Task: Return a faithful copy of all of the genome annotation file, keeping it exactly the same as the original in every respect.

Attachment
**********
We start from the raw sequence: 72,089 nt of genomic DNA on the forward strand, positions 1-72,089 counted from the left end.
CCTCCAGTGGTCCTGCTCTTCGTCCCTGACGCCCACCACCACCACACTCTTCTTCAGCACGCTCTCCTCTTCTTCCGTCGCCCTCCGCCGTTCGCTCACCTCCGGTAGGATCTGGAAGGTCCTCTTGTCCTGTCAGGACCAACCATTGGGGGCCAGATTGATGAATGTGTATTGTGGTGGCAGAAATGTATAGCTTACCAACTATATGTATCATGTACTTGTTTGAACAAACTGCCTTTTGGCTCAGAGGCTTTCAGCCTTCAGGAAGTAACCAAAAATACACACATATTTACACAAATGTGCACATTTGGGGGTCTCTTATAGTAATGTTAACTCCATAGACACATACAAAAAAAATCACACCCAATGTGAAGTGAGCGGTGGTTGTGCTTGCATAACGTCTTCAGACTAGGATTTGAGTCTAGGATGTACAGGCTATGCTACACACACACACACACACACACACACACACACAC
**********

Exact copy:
We start from the raw sequence: 72,089 nt of genomic DNA on the forward strand, positions 1-72,089 counted from the left end.
CCTCCAGTGGTCCTGCTCTTCGTCCCTGACGCCCACCACCACCACACTCTTCTTCAGCACGCTCTCCTCTTCTTCCGTCGCCCTCCGCCGTTCGCTCACCTCCGGTAGGATCTGGAAGGTCCTCTTGTCCTGTCAGGACCAACCATTGGGGGCCAGATTGATGAATGTGTATTGTGGTGGCAGAAATGTATAGCTTACCAACTATATGTATCATGTACTTGTTTGAACAAACTGCCTTTTGGCTCAGAGGCTTTCAGCCTTCAGGAAGTAACCAAAAATACACACATATTTACACAAATGTGCACATTTGGGGGTCTCTTATAGTAATGTTAACTCCATAGACACATACAAAAAAAATCACACCCAATGTGAAGTGAGCGGTGGTTGTGCTTGCATAACGTCTTCAGACTAGGATTTGAGTCTAGGATGTACAGGCTATGCTACACACACACACACACACACACACACACACACAC